Music KS3 / GCSE: Jameela Jamil on Fanfare for the Common Man' by Aaron Copland

Jameela Jamil explains why 'Fanfare for the Common Man' by Aaron Copland is her favourite piece of classical music.**

She explains how the fanfare captures her imagination and describes some of the images the piece conjures in her mind.

This short film is from the BBC series, Play On!

Teacher Notes

Jameela describes the entry of the trombones as though more friends are joining her.

Can the class describe what it is about this music that creates the exuberant, and uplifting feeling experienced by Jameela?,

Can the students create a similar fanfare for some event at school or in their home area, which will encourage other people to join in.

Alternatively, over several days or weeks, students could explore a wide range of classical music by simply listening to some examples throughout the day.

Challenge students to choose their favourite piece and explore it in greater depth, just as Jameela does in this short film.

Ask students to describe why it is their favourite, the story they believe it tells, or the pictures they imagine when they listen.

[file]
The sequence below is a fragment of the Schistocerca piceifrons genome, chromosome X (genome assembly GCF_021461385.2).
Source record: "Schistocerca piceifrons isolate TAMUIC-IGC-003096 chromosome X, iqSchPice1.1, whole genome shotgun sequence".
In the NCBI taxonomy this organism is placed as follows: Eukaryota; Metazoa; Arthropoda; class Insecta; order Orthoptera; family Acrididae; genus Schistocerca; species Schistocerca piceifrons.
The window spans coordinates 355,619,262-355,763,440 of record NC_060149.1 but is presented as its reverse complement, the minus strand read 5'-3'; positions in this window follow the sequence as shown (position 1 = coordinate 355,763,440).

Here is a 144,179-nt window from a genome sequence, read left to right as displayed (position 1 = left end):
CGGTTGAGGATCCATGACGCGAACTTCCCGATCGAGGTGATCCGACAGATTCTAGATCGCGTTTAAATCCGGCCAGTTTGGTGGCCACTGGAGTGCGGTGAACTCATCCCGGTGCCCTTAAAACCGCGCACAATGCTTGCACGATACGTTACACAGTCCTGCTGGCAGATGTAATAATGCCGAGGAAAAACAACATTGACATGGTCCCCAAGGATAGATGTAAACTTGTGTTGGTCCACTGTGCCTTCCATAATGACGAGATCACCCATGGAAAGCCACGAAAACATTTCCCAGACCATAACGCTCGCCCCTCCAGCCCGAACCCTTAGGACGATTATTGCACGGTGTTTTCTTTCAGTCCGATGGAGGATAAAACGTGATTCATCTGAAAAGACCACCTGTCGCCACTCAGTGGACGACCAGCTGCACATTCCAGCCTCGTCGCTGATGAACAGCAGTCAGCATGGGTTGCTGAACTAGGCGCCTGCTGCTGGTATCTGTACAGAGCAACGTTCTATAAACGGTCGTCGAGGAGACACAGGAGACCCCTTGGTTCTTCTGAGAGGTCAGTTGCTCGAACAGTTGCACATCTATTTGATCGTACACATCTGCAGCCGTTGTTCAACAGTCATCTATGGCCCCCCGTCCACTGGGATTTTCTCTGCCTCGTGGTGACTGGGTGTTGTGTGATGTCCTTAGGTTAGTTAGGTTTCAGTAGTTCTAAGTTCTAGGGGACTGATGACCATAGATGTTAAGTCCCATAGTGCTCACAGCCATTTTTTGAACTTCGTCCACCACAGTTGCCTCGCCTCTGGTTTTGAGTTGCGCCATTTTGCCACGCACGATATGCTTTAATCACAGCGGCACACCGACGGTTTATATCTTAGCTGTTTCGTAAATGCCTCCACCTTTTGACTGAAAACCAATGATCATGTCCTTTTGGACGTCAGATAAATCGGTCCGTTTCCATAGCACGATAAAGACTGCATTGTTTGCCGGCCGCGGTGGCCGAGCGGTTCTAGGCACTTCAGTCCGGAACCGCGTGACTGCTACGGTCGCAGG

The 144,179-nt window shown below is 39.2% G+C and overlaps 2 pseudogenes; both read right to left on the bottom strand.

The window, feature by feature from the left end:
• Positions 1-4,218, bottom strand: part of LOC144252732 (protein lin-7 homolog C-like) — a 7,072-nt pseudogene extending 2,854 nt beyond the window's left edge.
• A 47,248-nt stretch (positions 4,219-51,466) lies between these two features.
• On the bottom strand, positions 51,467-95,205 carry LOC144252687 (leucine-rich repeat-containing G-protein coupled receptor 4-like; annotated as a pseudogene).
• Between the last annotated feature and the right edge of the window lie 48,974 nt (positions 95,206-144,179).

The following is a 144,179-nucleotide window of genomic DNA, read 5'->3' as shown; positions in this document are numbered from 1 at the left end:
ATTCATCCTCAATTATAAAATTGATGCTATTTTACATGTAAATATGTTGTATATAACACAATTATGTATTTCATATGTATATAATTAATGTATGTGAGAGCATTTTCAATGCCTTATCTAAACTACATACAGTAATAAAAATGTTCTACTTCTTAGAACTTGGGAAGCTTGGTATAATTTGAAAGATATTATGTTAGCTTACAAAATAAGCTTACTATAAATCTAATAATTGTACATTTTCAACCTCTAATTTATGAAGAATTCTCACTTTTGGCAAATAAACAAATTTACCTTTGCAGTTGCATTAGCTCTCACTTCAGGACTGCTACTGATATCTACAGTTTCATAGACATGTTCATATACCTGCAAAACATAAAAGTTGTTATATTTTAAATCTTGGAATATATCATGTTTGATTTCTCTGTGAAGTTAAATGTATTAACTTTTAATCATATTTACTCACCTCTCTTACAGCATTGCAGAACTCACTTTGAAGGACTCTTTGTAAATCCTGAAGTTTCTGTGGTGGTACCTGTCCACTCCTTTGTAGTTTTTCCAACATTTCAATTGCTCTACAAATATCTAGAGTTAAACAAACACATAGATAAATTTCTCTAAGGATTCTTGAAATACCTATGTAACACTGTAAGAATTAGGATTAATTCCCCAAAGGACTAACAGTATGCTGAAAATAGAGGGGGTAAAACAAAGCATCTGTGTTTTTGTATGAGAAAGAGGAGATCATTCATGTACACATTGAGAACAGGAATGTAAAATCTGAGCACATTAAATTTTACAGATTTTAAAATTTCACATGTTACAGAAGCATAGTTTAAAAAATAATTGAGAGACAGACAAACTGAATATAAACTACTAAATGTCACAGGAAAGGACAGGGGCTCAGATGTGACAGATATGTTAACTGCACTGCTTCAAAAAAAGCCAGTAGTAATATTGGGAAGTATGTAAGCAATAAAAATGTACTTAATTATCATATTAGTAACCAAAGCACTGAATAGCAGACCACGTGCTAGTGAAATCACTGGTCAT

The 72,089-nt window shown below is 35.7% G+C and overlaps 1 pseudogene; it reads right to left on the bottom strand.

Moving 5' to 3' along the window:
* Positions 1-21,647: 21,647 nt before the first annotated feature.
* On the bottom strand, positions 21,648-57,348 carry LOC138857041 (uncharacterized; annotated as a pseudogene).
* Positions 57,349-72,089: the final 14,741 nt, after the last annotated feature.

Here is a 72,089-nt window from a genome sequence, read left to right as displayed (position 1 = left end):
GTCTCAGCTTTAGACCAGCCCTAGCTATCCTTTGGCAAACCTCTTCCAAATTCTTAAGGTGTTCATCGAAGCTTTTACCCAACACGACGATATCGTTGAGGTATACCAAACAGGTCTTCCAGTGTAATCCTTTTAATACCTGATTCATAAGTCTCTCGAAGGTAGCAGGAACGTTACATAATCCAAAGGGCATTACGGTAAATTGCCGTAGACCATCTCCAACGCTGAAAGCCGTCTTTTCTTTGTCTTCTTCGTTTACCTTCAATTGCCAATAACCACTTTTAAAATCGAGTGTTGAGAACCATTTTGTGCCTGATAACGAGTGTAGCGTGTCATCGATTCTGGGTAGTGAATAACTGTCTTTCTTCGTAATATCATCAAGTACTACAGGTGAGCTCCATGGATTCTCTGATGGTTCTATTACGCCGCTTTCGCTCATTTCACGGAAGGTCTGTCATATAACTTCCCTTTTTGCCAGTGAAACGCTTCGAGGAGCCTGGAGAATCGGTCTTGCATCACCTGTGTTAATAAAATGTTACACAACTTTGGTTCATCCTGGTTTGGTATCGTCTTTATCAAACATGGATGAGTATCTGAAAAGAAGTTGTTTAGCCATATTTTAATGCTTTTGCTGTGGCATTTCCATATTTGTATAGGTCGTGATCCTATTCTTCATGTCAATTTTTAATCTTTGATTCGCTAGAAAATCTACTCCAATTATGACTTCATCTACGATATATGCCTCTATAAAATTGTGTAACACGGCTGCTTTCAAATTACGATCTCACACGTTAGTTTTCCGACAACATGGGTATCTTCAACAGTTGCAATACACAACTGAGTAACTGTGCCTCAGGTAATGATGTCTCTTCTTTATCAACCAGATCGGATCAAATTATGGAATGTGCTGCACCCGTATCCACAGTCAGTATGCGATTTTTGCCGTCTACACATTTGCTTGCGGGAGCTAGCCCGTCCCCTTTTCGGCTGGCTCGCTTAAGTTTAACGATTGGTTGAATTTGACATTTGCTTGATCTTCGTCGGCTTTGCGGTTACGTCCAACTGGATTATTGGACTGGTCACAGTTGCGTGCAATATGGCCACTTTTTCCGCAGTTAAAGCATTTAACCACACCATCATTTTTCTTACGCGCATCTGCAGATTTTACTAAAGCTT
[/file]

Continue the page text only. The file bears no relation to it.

They could present their thoughts on the piece of music through a presentation, piece of writing or artwork.

If more than one student chooses the same piece of music they could discuss any differentiation in their description of this piece.

Curriculum Notes

This short film will be relevant for teaching music at KS3 and KS4/GCSE in England, Wales and Northern Ireland and National 4 and National 5 in Scotland.

It appears in OCR, Edexcel, AQA, WJEC CCEA and SQA.

More from Play On!

Dan Starkey on 'Night on the Bare Mountain' by Mussorgsky
Khalil Madovi on 'Short Ride in a Fast Machine' by John Adams
Danielle Peazer on 'Dance of the Knights' by Sergei Prokofiev
Dev Griffin on 'HandsFree' by Anna Meredith
Martin Dougan on 'Zadok the Priest' by George Frideric Handel
Barney Harwood on 'Beethoven's 5th Symphony'
Katie Melua on 'Mars, the Bringer of War' by Gustav Holst
Myleene Klass on 'The Four Seasons' by Antonio Vivaldi
Dionne Bromfield on 'Rhapsody in Blue' by George Gershwin